New radiative transfer simulations at the Finnish Meteorological Institute will likely improve satellite remote sensing of carbon dioxide and therefore advance the study of the carbon cycle in the Arctic regions. The simulations support the planning of the European CO2M satellite mission.
Doctoral researcher Antti Mikkonen at the Finnish Meteorological Institute devised a mathematical description of snow surface reflectance in the infrared region based on snow reflectivity measurements carried out by Jouni Peltoniemi from Finnish Geospatial Research Institute. As a part of this research, Mikkonen developed a new simulation model for atmospheric infrared radiation which also accounts for polarization. Infrared radiation, as other kinds of electromagnetic radiation, propagates in the form of waves and the perpendicular direction of this wave motion is called polarization.
“Many previous simulators do not consider polarization, and in that case you lose part of the information in the satellite observations”, Mikkonen explains.
When analyzing the simulated satellite observations we found that by viewing the reflected solar image on the snow surface the satellite can receive up to five times greater signal compared to the traditional observation mode, where the satellite is viewing directly downwards from the orbit. This finding enables the re-examination of existing observations of NASA’s OCO-2 satellite and supports the preparations of the European greenhouse gas monitoring satellite mission CO2M.
Satellites measure the changes in the carbon cycle in the Arctic region
The climate change warms the Arctic regions four times faster compared to the rest of the world. Therefore it is especially important to observe the sources and sinks of greenhouse gases and their feedback loops in the Arctic. Satellite observations are an efficient way to carry out repeated and comprehensive measurements all over the world. They are specifically useful in locations where capabilities for other kinds of measurements are limited. To understand the carbon cycle, observations through the year are important.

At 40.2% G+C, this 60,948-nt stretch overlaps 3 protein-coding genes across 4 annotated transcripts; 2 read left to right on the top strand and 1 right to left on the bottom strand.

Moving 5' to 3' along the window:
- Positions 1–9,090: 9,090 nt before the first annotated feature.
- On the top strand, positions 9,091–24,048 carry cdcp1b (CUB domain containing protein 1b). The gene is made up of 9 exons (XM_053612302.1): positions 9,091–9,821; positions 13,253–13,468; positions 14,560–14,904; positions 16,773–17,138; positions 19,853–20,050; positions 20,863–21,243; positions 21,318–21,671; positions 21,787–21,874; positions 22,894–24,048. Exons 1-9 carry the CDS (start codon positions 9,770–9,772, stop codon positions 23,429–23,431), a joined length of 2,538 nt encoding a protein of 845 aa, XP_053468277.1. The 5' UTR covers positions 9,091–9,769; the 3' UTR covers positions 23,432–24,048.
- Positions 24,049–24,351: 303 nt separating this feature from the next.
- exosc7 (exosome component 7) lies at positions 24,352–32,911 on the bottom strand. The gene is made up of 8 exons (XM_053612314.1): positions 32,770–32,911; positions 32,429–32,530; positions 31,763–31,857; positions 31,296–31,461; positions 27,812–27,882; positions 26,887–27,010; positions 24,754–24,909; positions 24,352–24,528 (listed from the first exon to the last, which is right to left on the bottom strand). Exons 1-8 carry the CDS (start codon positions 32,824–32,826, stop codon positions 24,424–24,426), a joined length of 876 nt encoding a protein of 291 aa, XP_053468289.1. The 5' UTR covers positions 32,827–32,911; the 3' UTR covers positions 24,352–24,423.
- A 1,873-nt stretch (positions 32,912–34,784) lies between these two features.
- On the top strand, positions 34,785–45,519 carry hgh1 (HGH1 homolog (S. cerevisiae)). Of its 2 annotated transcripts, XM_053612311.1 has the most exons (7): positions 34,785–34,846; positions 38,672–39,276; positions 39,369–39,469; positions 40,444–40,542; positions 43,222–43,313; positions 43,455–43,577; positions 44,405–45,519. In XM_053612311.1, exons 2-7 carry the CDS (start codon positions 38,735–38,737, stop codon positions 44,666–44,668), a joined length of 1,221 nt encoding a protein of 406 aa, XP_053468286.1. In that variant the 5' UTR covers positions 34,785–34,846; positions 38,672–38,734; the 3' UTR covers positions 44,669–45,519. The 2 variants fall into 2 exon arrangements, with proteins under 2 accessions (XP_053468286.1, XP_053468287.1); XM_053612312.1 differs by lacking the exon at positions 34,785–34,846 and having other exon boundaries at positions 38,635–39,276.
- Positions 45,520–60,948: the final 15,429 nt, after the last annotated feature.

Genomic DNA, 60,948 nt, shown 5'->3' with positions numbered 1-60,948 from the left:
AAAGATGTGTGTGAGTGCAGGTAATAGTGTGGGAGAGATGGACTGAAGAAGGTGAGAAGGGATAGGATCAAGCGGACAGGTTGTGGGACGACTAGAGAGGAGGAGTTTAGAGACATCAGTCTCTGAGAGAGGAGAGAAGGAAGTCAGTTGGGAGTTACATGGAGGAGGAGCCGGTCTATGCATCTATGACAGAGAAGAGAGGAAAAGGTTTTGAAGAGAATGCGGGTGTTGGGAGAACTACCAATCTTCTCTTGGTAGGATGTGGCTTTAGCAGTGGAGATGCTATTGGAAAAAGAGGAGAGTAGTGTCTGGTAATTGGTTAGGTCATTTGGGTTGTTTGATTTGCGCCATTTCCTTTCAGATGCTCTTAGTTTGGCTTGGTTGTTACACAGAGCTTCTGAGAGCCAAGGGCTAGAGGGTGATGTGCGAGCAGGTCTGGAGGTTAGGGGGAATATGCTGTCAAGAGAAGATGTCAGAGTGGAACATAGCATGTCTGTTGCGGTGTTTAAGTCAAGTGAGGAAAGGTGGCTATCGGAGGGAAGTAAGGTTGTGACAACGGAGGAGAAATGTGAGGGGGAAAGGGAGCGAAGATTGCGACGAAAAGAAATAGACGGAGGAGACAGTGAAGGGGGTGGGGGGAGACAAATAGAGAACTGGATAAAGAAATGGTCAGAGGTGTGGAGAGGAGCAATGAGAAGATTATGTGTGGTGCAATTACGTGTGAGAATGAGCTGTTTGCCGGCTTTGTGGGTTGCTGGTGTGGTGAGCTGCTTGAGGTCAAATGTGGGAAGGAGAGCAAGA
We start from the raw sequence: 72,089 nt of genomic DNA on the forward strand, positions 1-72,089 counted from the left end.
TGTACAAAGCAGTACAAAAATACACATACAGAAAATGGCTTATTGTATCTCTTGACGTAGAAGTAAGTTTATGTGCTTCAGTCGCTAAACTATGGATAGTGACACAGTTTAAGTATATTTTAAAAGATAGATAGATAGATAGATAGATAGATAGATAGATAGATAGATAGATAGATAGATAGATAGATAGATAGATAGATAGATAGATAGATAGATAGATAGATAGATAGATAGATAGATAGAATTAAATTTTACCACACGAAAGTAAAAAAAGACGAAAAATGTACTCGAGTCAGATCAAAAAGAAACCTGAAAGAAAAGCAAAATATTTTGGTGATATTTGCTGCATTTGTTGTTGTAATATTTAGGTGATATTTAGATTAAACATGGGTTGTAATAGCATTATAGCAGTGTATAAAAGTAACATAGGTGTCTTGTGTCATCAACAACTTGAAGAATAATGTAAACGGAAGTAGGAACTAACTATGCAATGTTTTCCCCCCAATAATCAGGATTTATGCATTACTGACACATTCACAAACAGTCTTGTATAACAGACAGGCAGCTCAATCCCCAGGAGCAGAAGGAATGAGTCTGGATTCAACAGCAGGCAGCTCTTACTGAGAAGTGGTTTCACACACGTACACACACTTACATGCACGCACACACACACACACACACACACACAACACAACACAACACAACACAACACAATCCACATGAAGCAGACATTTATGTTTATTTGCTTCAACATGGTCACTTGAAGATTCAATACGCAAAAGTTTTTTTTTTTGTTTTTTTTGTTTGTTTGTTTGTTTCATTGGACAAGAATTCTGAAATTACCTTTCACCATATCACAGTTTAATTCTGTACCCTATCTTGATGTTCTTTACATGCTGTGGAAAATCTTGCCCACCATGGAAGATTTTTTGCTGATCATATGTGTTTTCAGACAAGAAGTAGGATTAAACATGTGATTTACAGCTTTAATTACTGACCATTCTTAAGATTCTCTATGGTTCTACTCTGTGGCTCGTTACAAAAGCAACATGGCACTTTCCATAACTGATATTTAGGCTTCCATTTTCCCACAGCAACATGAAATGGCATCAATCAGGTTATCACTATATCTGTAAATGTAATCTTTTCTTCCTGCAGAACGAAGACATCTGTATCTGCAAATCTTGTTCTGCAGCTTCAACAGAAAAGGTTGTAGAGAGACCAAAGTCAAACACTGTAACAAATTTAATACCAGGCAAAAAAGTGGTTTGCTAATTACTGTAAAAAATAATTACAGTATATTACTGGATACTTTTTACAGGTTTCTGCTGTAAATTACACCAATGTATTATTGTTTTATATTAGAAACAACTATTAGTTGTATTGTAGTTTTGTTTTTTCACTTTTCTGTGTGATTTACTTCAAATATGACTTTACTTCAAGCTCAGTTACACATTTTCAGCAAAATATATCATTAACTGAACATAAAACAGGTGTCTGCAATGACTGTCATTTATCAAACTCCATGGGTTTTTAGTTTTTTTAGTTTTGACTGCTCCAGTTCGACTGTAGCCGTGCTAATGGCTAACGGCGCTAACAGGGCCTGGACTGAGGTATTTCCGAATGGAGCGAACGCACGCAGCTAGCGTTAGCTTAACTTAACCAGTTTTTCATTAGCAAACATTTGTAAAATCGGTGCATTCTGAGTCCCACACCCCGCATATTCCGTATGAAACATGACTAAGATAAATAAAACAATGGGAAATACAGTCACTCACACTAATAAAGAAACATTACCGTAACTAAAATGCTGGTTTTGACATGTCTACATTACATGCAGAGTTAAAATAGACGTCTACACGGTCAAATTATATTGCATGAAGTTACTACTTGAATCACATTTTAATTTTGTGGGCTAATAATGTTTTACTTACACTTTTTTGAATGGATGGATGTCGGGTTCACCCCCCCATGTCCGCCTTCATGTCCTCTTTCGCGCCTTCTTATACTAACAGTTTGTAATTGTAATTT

Observing carbon dioxide from satellites is based on measuring infrared radiation, which originates from the Sun and is reflected off the surface of the Earth. To attain an adequate infrared signal, the surface of the Earth needs to be reflective enough. Unlike in the visible region, where snow is extremely bright and reflects almost all of the incident light, in the infrared region snow is very dark, which complicates the observations considerably.
The European Space Agency and the Academy of Finland were funding this research. The research is linked to the Academy of Finland’s Centre of Excellence in Inverse Modeling as well as the FAME- ja ACCC -flagships.
Doctoral Researcher Antti Mikkonen, Finnish Meteorological Institute, firstname.lastname@example.org
Research Professor Hannakaisa Lindqvist, Finnish Meteorological Institute, email@example.com
Antti Mikkonen, Hannakaisa Lindqvist, Jouni Peltoniemi, Johanna Tamminen, Non-Lambertian snow surface reflection models for simulated top-of-the-atmosphere radiances in the NIR and SWIR wavelengths, Journal of Quantitative Spectroscopy and Radiative Transfer, Volume 315, 2024, 108892, ISSN 0022-4073, https://doi.org/10.1016/j.jqsrt.2023.108892.